Whatever the menu, the first Thanksgiving did not immediately catch on. It did not become an annual affair until the 1660s and it was not until the American Revolution that George Washington proclaimed the first nationwide thanksgiving celebration on November 26, 1789, "as a day of public thanksgiving and prayer to be observed by acknowledging with grateful hearts the many and signal favours of Almighty God."

It was during the Civil War that President Abraham Lincoln proclaimed Thanksgiving date as a federal holiday to be celebrated on the fourth Thursday in November, according to Abraham Lincoln Online. This date is usually the last Thursday of the month five out of seven years. This year, November 30 is a Thursday, too.

Happy Thanksgiving!

Erik Voake/Getty Images for Hulu via Getty Images // Mark Wilson/Getty Images

Amendment 4—a Florida referendum restoring voting rights to former felons—passed in 2018 with 65% of the vote, paving the way for an additional 1.4 million voters in the swing state.

Republican Governor Ron DeSantis immediately took steps to undermine the public will by signing into law a bill that would only restore voting rights to felons who fully pay all fees and fines imposed after leaving prison.

Under Florida law, court debts left unpaid after three months are referred to private debt collectors, who can then tack on a surcharge of up to 40%.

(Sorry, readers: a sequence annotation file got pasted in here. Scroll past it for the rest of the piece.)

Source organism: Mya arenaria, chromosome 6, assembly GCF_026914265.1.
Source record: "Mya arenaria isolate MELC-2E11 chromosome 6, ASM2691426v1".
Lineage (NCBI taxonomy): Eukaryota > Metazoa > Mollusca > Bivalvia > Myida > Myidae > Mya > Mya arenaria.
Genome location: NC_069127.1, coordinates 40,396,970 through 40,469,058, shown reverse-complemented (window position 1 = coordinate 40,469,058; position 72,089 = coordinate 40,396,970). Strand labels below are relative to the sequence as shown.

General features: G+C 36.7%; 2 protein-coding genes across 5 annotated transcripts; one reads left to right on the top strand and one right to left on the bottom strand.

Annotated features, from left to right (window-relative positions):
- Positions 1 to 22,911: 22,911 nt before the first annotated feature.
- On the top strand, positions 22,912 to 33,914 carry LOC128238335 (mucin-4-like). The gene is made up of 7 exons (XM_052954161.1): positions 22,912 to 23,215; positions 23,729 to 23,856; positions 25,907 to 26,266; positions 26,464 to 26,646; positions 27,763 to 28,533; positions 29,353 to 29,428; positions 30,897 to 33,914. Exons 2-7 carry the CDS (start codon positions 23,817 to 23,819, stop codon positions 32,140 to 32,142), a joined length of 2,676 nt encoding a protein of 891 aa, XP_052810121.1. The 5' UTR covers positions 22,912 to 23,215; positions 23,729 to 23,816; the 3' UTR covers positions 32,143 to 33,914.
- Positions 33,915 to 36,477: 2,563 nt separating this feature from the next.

Keep reading...
John Sommers II/Getty Images

A day after Senators took an oath of impartiality in the impeachment trial against President Donald Trump, the President eagerly announced the team of lawyers who will be defending him.

Two names on the list stood out.

Keep reading...

Now that the impeachment articles have been transferred to the U.S. Senate and Senators have been sworn in as jurors, Donald Trump's Senate impeachment trial is officially underway.

And while it's adjourned for the long weekend, the White House just announced their legal team, and it's a doozy.

In addition to lead attorneys Pat Cipollone and Jay Sekulow, Trump's legal team will consist of five additional lawyers who are expected to have speaking roles on the Senate floor throughout the trial:

  • Robert Ray
  • Alan Dershowitz
  • Ken Starr
  • Jane Raskin
  • Pam Bondi
Yep, you read that right, Ken Starr, of Clinton impeachment infamy.

And none other than Monica Lewinsky herself weighed in with a reaction that was relatable AF:

Many were here for it and had Lewinsky's back.





But doesn't that sentiment pretty much define every day?



And how is that going to. go for Starr?

Fair:

Can we make this happen, please?


Chip Somodevilla/Getty Images

"Promises made, promises kept" is one of President Donald Trump's most repeated campaign slogans, but according to the Washington Post, those might just be empty words.

In 2016, the Post launched the Trump Promise Tracker, which kept a record of the 280+ promises Trump made during the campaign. As the end of his first term draws nearer and nearer, the Post has been updating the tracker of which promises Trump has kept since his election.

Keep reading...
Fox News

Far-right television personality Sean Hannity is a crucial part of Fox News' evening efforts to spin reality in favor of President Donald Trump.

On Wednesday night, that required Hannity to dismiss Lev Parnas, the right hand man of the President's personal lawyer, Rudy Giuliani.

Keep reading...
Win McNamee/Getty Images

Maine's senior Senator, Republican Susan Collins, trended on Twitter Wednesday.

But with the reason why, Collins' 2020 senatorial campaign probably wished she hadn't.

Keep reading...